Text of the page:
This isn’t so much a post as a request for submissions from anyone who might have experienced either one during Easter or Passover. Geek Lady made the excellent suggestion since she had a little of both over the weekend. Post-holiday posts like this might make a good tradition here on Joe Pastry, but let’s see how this one goes first. Make any submissions via the email link on the upper left and I’ll put ‘em up! Feel free to include supplemental comments if desired…though keep them on the short side if you will!
First up we have reader Ashley’s tarta Pascualina which looks flawless:
I created a Tarta Pascualina and, though I ran into a lot of “I don’t have the right ingredients!” problems, the pie turned our perfectly. Pie crust used to be my one baking kryptonite, and I’m happy to officially say I’ve conquered it.
Woohoo! Next up is Geek Lady with some serious Easter bread and a professional-grade lamb cake:
The first triumph is my always reliable Bread of Easter Brightness, which is a brioche-y sort of bread flavored with cardamom, inspired by Greek lambropsomo, but is my own recipe developed from the vague description on Wikipedia. I am strictly forbidden by my family to change anything.
The second triumph is my Baptism cake baked in a lamb mold. Last year was the first year I tried, and the head fell off. This year, I defy Cake Wrecks itself to mock it. Baptism cake is really Italian cream cake, but in our house it is especially for baptisms and Easter. I haven’t blogged this recipe yet, but I intend to, now that I know that it makes a delicious AND sturdy lamb cake.
Reader Kitty writes:
My best ever fail was deciding I wanted to make biscuits as a teen, and oh hey, I think I have the ingredients. Never baked before, I’d just watched cooking shows and promptly forgot any ratio/amounts. I mixed flour with…. stuff. the results were not pretty and put me off baking/cooking forever because I didn’t think I had it in me.
Also, forgot to clean out fat from a remarkably leaky cheesecake bake (the butter in the crust)
Next time I turned the oven on, I think I was going to bake fries… I saw a fire, and dazed, told my bf of the time…Umm… fire… in the oven.. In a complete and monotone/ uninterested voice. haha…
Next up is Chris from down under. Check these out!
Howdy doody from Down Under! Attached are pics of the orange caramel entremet I made for Easter sunday lunch and the chocolate goodies I made for the kidlets. For a sense of scale, the ‘body’ egg for the figurines was 15cm (6 inches) long
The entremet consisted of an almond sponge base, topped with roasted pistachio nut and caramelised puffed rice in hazelnut praline, surrounded by orange mousse with a caramel creme brulee layer, covered with a dark chocolate glaze.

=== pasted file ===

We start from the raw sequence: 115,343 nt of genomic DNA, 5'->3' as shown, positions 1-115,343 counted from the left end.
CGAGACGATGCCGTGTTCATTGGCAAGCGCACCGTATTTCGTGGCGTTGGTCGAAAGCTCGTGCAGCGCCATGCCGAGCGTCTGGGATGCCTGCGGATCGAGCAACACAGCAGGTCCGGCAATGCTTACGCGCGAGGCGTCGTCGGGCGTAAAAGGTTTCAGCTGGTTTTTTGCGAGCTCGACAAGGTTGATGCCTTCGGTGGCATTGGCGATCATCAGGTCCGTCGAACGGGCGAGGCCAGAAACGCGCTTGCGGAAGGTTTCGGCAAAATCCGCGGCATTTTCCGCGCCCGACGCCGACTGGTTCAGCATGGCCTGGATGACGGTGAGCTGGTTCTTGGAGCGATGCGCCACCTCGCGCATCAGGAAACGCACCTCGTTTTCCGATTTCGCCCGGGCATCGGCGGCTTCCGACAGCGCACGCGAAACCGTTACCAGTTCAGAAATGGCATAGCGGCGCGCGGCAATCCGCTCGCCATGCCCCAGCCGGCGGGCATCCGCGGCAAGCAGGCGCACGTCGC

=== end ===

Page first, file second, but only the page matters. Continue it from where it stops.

Um…incredible. Next reader Dave rebounded from a failure with a brilliant improvisation:
After a failed attempt at my first pâté a choux, I had a successful batch of eclairs, so a friend suggested trying Paris-Brest. Last week I made the praline paste and began the plan to bake one up for my son’s Easter Egg Hunt/luncheon on Sunday.
And then this from reader Rebecca:
Alas, one success does not a master make! The batter did not rise as huge as my second try. So, plan B! The Bee Sting was an easy make, and the praline paste got added to the pastry cream (ala Paris-Brest) and it was a magnificent success!
I baked 2 pies for Easter dinner: a lemon meringue (from RLB’s Pie and Pastry Bible) and this crazy easy chocolate pie: http://doodle.com/c7c9wrpu5uqvbcgf. I’ve made both, multiple times before and nary a problem. For some reason this year, neither pie set properly. The lemon filling was ran out of the crust in a thick puddle. I also over-whipped the meringue so it was dry. Not good.. not good at all.
On the triumphs side, the roast beef was fantastic and the dinner rolls I made were perfect. I’m going to have to try the lemon meringue pie again next week, just to prove to myself that I haven’t lost my touch.
Reader Evan writes:
Success: Made Cooks Illustrated’s individual fallen chocolate cakes. For want of the proper size of ramekin, I used a buttered jumbo sized muffin tin, and to make it totally Passover safe I replaced the small bit of flour with xanthan gum. Result: souffle-like chocolate cakes in about 10 minutes of hands on time, including washing the mixing bowl. Good chocolate (Valhrona) seemed to help here.
Failure: red wine ice cream: reduce 2/3 of a bottle of wine, add sugar, egg yolks, cream, touch of xanthan and unreduced wine to help stabilize and keep scoopable, respectively. Cook sous vide 85C for about 40 minutes, then chill overnight and churn. Result: flavor is okay, but too sweet and without the richness of the original wine. Texture is quite offputting, rather grainy. I chose 85C following ChefSteps, but I wonder if that created some egg protein coagulation.
Woohoo! And…doh! For what it’s worth I’ve never had a red wine ice cream I liked. It’s one of those ideas that sounds good when you hear it, then…blech. And a nice improvisation on the cakes!
Keep them coming!